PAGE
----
Heartbreaking pictures show Caroline Crouch getting ready for her wedding to monster husband who killed her

THESE are the poignant wedding snaps of murdered Brit mum Caroline Crouch.

Tragic Caroline, 20, was smothered by her twisted husband Charalambos 'Babis' Anagotopolous, 33, in an agonising six minutes as their year old baby daughter Lydia lay by her side.

🔵 Read our Caroline Crouch live blog for the very latest updates…


Chopper pilot Babis then callously told cops she had died after burglars broke into their apartment and he even strangled their pet seven month old puppy Roxy to make it more convincing.

The touching photos taken at their wedding in the Algarve in July 2019 show Caroline excitedly getting ready for her big day as she has her hair and make-up done by two local stylists.

But the man of her dreams turned out to be a brutal husband who subjected her to horrifying abuse before he smothered her to death in a fit of rage when she vowed to leave him.

Caroline had fallen in love with Babis after meeting him as a 15-year-old and after tying the knot they moved into an upmarket area of Athens where she was found dead last month.

Babis was caught out last week when police confronted him with data from his wife's smart watch.

It showed she died hours before he told them the raiders burst in and he confessed saying he had "snapped" after she attacked him and he feared for the safety of their baby daughter Lydia.



Yesterday Thanassis Harmanis, the Crouch family lawyer, exclusively told The Sun he would be filing a request at the family court in Athens today asking for full custody of Lydia to be given to Caroline's parents.

He said: "I will be speaking to the prosecutor and asking they give the daughter immediately to Caroline's family. Susan was Caroline's mother and Lydia is her granddaughter — you cannot give the child to the parents of a murderer.

"There is no way they can have split custody as Babis’ parents live in Athens and Caroline's parents are six hours away on the island of Alonissos. 

"It is just not practical and it is in the best interests of the child for her to go to Caroline's family.

"Susan has told me that she very much wants to have the baby and of course they will let Babis’ parents see her but my request is that she remain full time with her. 

"She lost her child because of this man. It's only right she should have the daughter with her."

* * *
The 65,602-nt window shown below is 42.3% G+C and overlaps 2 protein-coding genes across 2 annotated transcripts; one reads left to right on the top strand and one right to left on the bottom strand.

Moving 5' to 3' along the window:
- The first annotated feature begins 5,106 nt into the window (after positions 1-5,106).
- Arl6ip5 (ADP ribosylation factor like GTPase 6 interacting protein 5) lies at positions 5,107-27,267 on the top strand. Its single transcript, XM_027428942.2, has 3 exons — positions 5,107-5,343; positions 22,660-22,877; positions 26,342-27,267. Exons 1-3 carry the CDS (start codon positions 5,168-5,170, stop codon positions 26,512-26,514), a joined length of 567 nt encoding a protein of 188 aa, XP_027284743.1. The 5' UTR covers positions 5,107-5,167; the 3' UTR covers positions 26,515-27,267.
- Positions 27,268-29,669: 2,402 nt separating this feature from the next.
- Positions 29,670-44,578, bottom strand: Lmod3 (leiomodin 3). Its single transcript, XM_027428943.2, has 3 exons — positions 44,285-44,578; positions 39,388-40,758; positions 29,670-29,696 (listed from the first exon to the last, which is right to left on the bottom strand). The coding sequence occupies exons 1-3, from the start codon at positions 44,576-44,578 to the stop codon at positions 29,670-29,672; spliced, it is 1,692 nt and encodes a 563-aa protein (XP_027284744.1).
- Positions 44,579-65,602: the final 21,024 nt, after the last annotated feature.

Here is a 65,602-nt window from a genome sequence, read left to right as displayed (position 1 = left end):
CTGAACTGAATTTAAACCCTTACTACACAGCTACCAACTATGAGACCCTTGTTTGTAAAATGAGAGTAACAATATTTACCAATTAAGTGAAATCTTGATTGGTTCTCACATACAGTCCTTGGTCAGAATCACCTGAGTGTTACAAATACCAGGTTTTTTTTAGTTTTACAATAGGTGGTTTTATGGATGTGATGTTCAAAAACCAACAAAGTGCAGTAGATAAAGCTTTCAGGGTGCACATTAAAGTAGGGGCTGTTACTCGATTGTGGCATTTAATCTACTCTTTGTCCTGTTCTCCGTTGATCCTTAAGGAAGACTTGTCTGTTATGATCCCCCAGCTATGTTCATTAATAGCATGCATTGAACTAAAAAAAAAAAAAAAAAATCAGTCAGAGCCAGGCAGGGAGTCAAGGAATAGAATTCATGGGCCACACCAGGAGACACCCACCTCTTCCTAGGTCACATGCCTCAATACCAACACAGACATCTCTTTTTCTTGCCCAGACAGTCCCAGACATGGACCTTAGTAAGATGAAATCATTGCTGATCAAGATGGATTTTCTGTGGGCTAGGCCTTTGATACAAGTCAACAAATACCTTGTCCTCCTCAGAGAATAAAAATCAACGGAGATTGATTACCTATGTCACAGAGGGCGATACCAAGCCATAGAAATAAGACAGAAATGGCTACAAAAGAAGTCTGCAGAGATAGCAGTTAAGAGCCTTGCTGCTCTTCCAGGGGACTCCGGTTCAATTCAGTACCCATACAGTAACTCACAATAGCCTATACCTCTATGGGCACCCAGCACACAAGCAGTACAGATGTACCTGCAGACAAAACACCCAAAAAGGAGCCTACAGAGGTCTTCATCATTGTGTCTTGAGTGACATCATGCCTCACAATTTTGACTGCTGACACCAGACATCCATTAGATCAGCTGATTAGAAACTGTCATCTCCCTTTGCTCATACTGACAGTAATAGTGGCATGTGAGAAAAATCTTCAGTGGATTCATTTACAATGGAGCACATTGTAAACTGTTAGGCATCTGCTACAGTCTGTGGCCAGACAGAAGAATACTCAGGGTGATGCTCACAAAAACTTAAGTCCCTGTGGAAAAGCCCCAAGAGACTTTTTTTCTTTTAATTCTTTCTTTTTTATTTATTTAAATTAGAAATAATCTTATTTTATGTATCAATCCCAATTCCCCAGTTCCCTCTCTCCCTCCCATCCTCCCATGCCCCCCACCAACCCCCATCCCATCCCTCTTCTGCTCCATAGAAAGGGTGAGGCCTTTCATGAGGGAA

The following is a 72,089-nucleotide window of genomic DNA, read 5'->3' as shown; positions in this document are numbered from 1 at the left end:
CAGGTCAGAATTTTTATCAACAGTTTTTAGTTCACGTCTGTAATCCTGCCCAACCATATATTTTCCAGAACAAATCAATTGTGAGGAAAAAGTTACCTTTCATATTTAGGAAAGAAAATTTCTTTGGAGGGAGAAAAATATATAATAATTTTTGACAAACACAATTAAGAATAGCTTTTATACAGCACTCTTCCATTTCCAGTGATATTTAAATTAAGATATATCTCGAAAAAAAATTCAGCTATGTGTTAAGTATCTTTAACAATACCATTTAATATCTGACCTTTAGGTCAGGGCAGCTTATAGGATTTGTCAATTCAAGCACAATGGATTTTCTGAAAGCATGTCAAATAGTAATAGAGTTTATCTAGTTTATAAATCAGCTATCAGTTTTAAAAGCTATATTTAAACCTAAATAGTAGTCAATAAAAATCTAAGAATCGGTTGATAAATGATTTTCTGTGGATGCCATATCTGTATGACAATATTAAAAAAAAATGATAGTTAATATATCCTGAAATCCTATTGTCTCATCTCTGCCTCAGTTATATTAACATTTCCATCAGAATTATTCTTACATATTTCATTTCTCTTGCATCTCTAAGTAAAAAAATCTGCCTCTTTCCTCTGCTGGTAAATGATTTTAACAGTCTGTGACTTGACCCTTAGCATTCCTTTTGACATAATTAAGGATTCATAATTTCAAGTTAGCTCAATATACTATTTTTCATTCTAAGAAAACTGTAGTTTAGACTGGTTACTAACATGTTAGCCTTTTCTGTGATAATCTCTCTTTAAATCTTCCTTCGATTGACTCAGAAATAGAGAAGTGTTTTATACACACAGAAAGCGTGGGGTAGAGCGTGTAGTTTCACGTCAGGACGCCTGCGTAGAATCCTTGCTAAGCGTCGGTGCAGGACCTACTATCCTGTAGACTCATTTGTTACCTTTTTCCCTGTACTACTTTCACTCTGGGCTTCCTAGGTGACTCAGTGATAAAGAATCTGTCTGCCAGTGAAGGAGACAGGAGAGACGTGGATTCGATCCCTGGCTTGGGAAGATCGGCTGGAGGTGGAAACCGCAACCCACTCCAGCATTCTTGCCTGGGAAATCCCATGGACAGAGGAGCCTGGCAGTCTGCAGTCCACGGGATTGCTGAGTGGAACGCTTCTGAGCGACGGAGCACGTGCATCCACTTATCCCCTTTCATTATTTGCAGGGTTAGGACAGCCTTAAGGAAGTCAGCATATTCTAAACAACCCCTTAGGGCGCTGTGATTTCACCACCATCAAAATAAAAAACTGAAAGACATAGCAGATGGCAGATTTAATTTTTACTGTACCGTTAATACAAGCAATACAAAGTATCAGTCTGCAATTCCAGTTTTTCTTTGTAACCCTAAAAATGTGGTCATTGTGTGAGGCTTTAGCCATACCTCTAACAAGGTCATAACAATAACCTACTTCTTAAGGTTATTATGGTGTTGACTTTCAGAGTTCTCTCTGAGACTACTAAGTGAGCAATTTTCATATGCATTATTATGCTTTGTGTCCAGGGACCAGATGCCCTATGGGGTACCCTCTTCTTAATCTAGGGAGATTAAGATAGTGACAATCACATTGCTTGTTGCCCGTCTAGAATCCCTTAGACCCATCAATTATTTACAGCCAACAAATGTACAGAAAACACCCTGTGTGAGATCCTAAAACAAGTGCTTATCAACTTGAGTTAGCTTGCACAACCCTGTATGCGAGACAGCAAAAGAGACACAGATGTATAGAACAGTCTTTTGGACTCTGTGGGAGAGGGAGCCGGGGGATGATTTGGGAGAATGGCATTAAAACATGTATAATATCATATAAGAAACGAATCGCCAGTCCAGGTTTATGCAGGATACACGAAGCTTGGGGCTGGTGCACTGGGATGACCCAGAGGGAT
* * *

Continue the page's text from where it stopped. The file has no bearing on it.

I will be speaking to the prosecutor and asking they give the daughter immediately to Caroline's family

He added: "Caroline's mother Susan and her father are devastated by what has happened. She told me that if she lost her granddaughter as well as her daughter it would be the death of her.

"The custody is being debated by the courts at the moment and they will decide. 

"We know that Babis has said he wants both families to look after Lydia but social services will have to check and make sure which family is suitable.

"We are trying to see if we can reach a consensual agreement with Babis’ family, one that will be acceptable to the court, and if that is not agreed to then we will apply for exclusive custody.

"You have to understand that this grandchild will be a consolation for them. Time will pass and this child will at some point start asking for answers and then we will need the help of experts so that she can come back and balance mentally."

Asked about the "aggressive behaviour" attributed to the 20-year-old by the confessed murderer, Mr. Harmanis replied: "Of course the accused can claim anything he thinks helps him, but any claim about the past and whether there were conflicts between them can not help him.

"I have seen his claims that he was the victim of violence from Caroline, this is not true, it was Caroline who suffered violence from Babis."

Last night Babis was moved from the female wing of the maximum security prison where he is being held on the outskirts of Athens to the male section where he asked warders to find him a job.

WHERE CAN I GET HELP?

You don't have to suffer in silence.

If you are experiencing domestic violence or someone you know is there are groups that can help.

Refuge runs a free, 24-hour helpline on 0808 2000 247.

You can also visit the website or contact Women’s Aid.

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